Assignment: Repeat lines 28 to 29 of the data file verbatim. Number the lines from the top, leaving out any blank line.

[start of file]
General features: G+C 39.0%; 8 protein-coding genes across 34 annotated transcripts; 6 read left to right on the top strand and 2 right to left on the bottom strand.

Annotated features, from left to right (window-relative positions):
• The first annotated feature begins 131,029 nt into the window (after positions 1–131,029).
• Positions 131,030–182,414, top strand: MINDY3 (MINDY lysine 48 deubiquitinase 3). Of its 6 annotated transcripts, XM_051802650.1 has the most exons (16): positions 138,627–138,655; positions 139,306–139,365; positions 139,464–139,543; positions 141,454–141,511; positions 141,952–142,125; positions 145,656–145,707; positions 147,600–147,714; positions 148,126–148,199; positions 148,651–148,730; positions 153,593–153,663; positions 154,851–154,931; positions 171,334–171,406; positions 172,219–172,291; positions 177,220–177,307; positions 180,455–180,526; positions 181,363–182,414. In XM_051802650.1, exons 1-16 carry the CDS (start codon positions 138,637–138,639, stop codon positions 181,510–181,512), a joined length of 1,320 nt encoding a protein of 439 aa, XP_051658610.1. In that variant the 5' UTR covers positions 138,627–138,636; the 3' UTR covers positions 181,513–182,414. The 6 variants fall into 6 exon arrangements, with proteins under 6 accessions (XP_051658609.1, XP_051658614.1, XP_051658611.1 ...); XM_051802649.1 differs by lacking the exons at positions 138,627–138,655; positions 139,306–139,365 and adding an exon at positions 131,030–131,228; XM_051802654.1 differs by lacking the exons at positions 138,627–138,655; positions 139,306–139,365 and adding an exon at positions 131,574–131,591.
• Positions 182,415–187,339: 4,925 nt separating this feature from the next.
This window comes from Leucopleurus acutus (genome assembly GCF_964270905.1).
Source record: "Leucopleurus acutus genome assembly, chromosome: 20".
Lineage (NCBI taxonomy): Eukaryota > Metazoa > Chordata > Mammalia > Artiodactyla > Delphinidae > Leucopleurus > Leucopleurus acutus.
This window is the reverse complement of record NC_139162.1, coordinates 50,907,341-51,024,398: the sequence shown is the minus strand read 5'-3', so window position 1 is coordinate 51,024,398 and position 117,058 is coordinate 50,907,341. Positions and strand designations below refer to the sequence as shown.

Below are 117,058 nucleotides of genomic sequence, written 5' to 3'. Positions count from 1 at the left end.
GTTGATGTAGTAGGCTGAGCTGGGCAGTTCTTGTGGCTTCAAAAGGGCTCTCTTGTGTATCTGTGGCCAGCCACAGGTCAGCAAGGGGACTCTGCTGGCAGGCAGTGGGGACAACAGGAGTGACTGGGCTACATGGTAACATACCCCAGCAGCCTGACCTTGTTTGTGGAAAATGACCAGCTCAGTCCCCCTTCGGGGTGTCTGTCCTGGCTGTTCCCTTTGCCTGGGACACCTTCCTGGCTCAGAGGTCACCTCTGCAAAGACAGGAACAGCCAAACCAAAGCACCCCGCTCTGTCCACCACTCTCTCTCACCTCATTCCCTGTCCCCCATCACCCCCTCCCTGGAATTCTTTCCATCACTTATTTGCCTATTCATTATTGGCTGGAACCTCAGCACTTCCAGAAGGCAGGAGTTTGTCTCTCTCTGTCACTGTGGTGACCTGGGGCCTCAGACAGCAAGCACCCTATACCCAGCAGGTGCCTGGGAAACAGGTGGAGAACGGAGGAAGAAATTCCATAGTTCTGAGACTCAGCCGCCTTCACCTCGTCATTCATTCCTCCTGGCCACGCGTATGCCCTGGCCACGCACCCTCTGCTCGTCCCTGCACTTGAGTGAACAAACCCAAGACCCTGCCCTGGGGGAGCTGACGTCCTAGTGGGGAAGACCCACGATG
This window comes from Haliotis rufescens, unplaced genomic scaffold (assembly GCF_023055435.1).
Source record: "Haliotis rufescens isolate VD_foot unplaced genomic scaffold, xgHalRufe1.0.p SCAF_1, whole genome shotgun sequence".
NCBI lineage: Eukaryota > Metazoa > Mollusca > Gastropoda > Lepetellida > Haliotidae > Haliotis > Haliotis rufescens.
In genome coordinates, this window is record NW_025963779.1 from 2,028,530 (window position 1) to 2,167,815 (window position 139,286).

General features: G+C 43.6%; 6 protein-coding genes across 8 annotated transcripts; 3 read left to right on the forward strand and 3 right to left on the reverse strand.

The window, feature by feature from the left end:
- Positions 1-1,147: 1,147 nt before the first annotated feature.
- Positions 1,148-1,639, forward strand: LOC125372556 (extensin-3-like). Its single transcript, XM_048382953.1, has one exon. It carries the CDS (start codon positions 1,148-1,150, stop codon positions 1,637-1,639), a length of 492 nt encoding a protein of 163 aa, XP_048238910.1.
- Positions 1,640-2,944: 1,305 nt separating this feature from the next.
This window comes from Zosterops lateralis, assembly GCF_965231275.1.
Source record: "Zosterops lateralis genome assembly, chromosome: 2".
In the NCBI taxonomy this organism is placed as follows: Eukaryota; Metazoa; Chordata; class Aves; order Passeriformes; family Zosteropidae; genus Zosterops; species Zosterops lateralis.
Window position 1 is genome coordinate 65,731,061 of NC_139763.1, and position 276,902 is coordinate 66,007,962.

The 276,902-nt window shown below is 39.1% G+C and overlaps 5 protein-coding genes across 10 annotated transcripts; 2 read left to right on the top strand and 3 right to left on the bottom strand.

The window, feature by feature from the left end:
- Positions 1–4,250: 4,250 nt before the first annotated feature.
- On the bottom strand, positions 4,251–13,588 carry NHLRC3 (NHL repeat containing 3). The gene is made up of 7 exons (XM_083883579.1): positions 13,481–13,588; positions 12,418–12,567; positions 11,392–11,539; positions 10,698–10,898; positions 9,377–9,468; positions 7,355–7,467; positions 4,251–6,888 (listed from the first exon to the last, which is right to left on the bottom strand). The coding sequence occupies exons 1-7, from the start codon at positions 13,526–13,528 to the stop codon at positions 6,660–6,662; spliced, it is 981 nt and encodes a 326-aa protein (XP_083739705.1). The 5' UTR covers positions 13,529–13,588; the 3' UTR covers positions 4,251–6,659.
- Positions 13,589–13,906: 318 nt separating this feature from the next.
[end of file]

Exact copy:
- On the bottom strand, positions 4,251–13,588 carry NHLRC3 (NHL repeat containing 3). The gene is made up of 7 exons (XM_083883579.1): positions 13,481–13,588; positions 12,418–12,567; positions 11,392–11,539; positions 10,698–10,898; positions 9,377–9,468; positions 7,355–7,467; positions 4,251–6,888 (listed from the first exon to the last, which is right to left on the bottom strand). The coding sequence occupies exons 1-7, from the start codon at positions 13,526–13,528 to the stop codon at positions 6,660–6,662; spliced, it is 981 nt and encodes a 326-aa protein (XP_083739705.1). The 5' UTR covers positions 13,529–13,588; the 3' UTR covers positions 4,251–6,659.
- Positions 13,589–13,906: 318 nt separating this feature from the next.